In response to The Daily Post’s writing prompt: “From Every Angle.”
The Stillwater Block House was located in the Saratoga National Historical Park during my youth. Somewhere along the way the National Historical Park decided the Block House was not original to the Revolutionary War and had it removed. The Historical Society worked long and hard to gather enough money to move the Block House to its current location along the banks of the Hudson River. What a perfect location to have this historical building and a nice park with beautiful views of the Hudson River and trees across the river. In Autumn, with the red, oranges and gold it is truly breathtaking and in the winter covered in white it is as well. I have posted winter photos of this location in the past.
Today, after taking photos of the Railroad Bridge spanning the Hudson on the south end of the town of Stillwater I drove to the Block House Park to take another shot of the bridge from another location. While standing in the park decided to add two posts to this week’s photo challenge. Walking around the Block House I was able to really take the time to notice the building, how the light hit each section, the structure, lines, and detail of the building. As you will notice from the photos there is a canon placed in front of the building. It is very well maintained.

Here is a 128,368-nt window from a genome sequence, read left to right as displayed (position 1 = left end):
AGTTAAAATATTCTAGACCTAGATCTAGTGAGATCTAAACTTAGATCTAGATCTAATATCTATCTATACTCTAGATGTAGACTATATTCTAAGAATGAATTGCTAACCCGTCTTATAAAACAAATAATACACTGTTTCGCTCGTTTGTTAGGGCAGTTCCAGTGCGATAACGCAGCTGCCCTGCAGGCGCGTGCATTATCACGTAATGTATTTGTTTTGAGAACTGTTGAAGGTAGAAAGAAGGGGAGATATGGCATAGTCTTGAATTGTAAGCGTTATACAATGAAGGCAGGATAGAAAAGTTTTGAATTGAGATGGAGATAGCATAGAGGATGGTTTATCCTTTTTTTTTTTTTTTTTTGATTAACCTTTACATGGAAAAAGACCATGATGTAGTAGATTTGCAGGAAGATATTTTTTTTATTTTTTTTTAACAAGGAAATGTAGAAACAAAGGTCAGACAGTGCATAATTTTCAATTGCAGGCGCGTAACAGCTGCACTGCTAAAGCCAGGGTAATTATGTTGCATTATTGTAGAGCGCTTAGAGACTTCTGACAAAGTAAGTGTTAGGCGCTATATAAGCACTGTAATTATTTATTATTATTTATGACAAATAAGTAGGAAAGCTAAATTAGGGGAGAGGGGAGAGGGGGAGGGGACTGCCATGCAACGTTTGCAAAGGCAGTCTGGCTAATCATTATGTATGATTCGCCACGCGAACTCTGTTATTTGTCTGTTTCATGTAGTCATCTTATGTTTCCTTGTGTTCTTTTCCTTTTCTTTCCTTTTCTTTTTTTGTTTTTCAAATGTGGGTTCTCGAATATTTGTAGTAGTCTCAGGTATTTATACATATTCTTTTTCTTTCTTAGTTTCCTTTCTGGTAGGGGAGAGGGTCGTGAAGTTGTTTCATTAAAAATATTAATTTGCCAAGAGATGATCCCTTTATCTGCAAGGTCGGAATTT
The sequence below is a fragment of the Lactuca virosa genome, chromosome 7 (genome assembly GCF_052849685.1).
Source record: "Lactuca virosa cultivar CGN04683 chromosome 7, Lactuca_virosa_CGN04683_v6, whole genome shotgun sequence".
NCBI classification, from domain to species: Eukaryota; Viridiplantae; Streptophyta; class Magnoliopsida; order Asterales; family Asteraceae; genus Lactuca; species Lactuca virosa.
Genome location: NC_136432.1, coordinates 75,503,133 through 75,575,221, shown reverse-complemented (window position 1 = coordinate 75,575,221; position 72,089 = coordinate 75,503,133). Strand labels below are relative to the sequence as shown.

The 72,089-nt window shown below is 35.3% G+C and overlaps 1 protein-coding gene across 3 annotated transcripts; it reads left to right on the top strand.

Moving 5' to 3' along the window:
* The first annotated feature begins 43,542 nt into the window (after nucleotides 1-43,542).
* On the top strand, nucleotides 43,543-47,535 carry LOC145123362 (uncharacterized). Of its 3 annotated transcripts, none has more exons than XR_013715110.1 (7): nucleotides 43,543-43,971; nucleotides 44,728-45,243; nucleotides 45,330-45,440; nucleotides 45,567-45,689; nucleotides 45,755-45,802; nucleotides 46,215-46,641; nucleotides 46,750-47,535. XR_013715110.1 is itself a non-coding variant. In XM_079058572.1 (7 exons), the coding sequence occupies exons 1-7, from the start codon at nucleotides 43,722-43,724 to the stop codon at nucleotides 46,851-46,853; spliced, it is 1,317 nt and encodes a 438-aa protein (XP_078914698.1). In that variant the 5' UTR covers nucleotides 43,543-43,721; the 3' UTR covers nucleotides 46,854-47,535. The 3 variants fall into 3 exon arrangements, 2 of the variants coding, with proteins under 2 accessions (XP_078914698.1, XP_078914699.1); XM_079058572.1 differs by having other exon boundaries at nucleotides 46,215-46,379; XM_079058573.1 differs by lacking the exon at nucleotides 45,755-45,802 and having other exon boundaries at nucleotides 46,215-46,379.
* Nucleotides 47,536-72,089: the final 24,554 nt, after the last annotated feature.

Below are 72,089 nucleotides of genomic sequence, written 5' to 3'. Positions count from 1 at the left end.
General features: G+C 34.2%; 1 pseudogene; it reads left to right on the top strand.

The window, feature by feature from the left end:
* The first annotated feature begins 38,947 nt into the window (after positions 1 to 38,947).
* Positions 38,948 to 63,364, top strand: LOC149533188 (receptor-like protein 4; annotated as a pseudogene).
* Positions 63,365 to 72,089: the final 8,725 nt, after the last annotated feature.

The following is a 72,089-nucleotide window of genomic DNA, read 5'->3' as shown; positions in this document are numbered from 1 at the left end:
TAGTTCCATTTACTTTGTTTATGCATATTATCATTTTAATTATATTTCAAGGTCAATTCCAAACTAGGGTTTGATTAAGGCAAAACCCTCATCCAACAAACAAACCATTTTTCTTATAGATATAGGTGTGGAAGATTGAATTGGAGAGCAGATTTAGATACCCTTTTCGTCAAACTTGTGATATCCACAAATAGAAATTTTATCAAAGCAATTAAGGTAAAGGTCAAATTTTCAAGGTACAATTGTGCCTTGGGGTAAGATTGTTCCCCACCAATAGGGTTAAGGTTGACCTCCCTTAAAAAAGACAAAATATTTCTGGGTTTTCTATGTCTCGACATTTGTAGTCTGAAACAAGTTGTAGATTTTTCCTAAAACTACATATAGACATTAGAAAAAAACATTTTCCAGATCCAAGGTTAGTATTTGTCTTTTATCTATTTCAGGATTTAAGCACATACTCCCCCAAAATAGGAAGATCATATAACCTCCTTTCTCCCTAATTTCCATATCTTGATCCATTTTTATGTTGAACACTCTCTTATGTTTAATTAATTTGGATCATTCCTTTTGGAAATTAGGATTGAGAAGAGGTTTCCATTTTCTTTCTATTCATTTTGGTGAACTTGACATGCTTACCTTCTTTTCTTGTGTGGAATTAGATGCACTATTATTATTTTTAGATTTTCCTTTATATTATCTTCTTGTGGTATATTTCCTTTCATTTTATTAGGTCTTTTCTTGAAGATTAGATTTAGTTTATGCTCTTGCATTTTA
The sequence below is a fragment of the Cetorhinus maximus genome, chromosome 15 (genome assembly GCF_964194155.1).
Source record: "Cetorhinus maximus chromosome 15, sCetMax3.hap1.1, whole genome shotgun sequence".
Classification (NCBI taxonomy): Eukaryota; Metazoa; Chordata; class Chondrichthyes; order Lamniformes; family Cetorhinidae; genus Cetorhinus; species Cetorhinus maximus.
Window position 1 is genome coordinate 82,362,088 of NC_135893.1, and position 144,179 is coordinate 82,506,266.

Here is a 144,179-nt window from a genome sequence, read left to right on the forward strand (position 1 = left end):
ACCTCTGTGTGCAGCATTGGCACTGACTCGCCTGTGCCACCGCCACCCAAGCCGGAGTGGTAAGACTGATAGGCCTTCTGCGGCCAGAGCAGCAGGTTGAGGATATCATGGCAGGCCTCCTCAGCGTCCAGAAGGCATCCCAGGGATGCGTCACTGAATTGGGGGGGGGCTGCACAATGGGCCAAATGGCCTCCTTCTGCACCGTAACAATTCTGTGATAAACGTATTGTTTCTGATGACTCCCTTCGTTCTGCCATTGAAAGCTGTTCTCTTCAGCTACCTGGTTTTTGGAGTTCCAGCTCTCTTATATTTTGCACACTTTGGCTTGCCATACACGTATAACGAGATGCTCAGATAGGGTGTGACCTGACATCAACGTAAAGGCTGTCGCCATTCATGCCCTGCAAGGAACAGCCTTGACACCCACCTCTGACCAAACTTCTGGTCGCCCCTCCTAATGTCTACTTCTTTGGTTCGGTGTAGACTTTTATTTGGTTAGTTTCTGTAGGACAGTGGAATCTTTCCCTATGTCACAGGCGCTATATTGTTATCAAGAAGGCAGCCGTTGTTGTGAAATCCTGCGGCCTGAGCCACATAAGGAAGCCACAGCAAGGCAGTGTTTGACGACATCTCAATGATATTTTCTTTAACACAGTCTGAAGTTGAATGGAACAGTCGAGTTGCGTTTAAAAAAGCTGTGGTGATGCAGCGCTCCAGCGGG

A tree was planted in this park in memory of my cousin who was killed in one of the Twin Tower in New York City on 9/11/2001 which adds to this special location. The Hudson River is very still in this area, thus the name Stillwater. The park is a peaceful place to sit and write, contemplate or just enjoy the scenery.
If you are interested in learning more about Stillwater and this historic site please visit this website. http://www.stillwaterny.org/history/towns-historical-markers/the-stillwater-blockhouse-and-museum/
If you would like to learn more about the Saratoga National Historical Park visit this site. http://www.nps.gov/sara/index.htm
Although I no longer live in Stillwater many of my family members still live in family homes. This was my mother’s birth place where she lived with her parents and 12 siblings. It is a small village where most of the people know one another and can share in the history of the village and families that have lived there.
Do you (or did you) live in an area where your own family has a history?
Love and Light!